The title of this print refers to the shooting of student demonstrators by the National Guard at a demonstration against American involvement in the Vietnam war held on the campus of Kent State University, Ohio in May 1970. The image is derived from a photograph of a television screen during a BBC news broadcast on the day of the shootings. The circumstances of the making of this print and the decision to make a large edition have been described by the artist as follows:

Multiple printings, with the involvement of several printers, hand-workings, and very large amounts of time often spread over months, means that each copy of an edition of seventy or so will be costly to produce and expensive to buy. The likelihood is that the edition will be sold at a reasonable price when published; as the prints change hands later prices can become absurdly high.

Just at the time that I was becoming aware of the economic problems inherent in the publication of small editions, Dorothea Leonhart, a Munich dealer, proposed to publish prints in very large editions. It seemed a good moment to try to cut across the situation that had developed in the print market.

It is surprisingly difficult to control the price of prints. If the work is to be of a certain quality there are factors which inhibit large numbers. A lithograph drawn on stone will not go on producing the same image indefinitely. Universal [Limited] Art Editions published lithographs in very strange edition sizes; twenty-seven, twenty-three, or even less. This was not perversity but a decision on the part of the publisher to stop printing as soon as the image showed the slightest sign of deterioration or change. A copper plate will wear, etching inks are very abrasive; however finely ground, the particles of carbon bound in oil will remove the surface as fast as metal polish - which is why they are faced with a microscopically thin skin of steel to resist erosion of the softer copper. Even steel-faced plates have their limits, the steel must be removed and a new skin applied as soon as wear becomes visible. With or without the problem of wear there are still restraints.

Printing etchings is a slow procedure. It takes a long time to damp each piece of paper individually, ink and wipe the plate, pass it through a heavy hand-press, dry the print, and examine each one for the occasional flaw. A natural limit of boredom is imposed. With silk-screen the limitations are not so severe. But even that medium has its problems; physically handling the paper a great many times, drying each application of colour means space-consuming racks. Things go wrong, less from wear than from ink clogging the smaller openings of the screen. Silk-screen printing is a fast, manual, immensely strenuous business, with the additional problem of nervous strain. Working is necessarily hasty but it is vital to watch for signs of incipient trouble. The screen can fill so that the smaller openings do not print, or worse, an unwanted hole appears. Every halt to the rhythm of the passage of paper beneath the screen - the washing of the screen with solvents, the patching of holes - introduces further hazard, and change, the enemy of the classic concept of printing, namely uniformity of the edition.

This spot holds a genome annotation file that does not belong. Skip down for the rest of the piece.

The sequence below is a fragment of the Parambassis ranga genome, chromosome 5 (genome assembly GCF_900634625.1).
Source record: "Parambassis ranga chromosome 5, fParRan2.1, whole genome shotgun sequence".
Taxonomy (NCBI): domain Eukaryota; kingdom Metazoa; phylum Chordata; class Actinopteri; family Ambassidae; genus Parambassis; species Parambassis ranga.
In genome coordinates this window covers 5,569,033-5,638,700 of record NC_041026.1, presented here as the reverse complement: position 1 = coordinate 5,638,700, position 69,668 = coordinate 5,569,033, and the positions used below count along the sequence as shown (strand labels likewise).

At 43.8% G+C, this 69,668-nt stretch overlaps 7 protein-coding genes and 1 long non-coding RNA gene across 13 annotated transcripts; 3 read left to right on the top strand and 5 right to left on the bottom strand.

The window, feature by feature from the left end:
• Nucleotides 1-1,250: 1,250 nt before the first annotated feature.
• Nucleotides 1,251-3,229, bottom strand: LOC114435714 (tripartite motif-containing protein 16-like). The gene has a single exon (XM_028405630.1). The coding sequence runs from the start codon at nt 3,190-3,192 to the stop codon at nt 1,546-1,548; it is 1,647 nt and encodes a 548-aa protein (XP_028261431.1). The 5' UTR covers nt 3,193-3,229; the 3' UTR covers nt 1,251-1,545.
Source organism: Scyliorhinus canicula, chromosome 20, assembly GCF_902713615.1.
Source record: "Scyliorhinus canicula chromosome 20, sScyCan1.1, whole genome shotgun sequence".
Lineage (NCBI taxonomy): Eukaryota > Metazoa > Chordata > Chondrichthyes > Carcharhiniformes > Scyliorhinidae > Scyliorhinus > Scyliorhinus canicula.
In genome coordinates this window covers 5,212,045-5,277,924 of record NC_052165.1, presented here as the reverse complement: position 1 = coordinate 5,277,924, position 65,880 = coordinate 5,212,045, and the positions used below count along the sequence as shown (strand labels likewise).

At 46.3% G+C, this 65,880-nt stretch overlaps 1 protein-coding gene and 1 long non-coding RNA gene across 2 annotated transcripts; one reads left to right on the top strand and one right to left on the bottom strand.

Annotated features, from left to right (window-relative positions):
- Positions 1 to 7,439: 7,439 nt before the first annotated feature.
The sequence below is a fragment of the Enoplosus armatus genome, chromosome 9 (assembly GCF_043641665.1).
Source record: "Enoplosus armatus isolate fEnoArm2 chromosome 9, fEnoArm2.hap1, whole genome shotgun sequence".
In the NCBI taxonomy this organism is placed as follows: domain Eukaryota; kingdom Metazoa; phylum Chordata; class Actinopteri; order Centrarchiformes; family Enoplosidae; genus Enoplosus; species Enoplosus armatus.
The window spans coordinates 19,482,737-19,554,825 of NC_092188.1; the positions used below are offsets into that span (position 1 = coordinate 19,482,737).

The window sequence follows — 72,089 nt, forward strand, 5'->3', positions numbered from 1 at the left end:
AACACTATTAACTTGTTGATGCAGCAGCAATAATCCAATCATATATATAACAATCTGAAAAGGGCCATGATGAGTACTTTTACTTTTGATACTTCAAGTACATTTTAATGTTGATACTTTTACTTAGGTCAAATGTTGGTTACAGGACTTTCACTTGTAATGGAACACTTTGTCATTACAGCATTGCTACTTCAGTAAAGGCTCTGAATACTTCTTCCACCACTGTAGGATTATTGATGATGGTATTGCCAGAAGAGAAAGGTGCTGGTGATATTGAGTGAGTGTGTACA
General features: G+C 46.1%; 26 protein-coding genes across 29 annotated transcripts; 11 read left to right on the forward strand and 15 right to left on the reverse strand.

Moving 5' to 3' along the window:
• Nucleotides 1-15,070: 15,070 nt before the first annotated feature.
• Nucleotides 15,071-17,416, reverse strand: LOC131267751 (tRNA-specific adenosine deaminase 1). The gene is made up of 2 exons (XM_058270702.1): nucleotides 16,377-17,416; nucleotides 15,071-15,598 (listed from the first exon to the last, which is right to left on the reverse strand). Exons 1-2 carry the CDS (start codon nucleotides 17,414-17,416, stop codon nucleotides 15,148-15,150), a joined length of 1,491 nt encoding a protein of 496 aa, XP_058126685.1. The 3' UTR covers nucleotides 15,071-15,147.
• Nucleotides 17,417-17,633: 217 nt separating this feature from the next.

Given these barriers to edition size, there are other considerations. At one time the Customs and Excise Department decided that purchase tax would be imposed on any artist's edition exceeding seventy-five copies (that figure has become an average even after the change of taxation to VAT). It is a lot more effort to produce twice as many but the remuneration can be the same, or nearly so. Because a small edition is, given the present marketing set-up, more prized by collectors, they will pay more for an example. If there are twice as many they may wish to pay half as much. Should the artist regret that these commercial factors intervene between him and another audience that he would wish to satisfy, and insists that the price be maintained at an artificially low level to cater for enthusiasts with smaller incomes, the consequences are not ideal. Prints in small editions will inevitably change hands quickly; they gravitate towards the dealers and the prices rise to the high norm. There are two solutions, a) to lower the standards; the higher the quality of the work the higher the price will go, or b) to increase the number of copies; the more there are, the easier to obtain, and maintain, a low price.

An artist may not wish to work on a two-tier system, one quality for the poor, another for the rich. On the other hand, it isn't easy to achieve excellence on a large edition - so the invitation from Leonhart was an interesting challenge. An edition size of five thousand would ensure that the print could be sold cheaply and that the price would not rise unduly afterwards. The problem was to produce five thousand copies of a print that showed the same dedicated involvement of artist and printer apparent in small editions.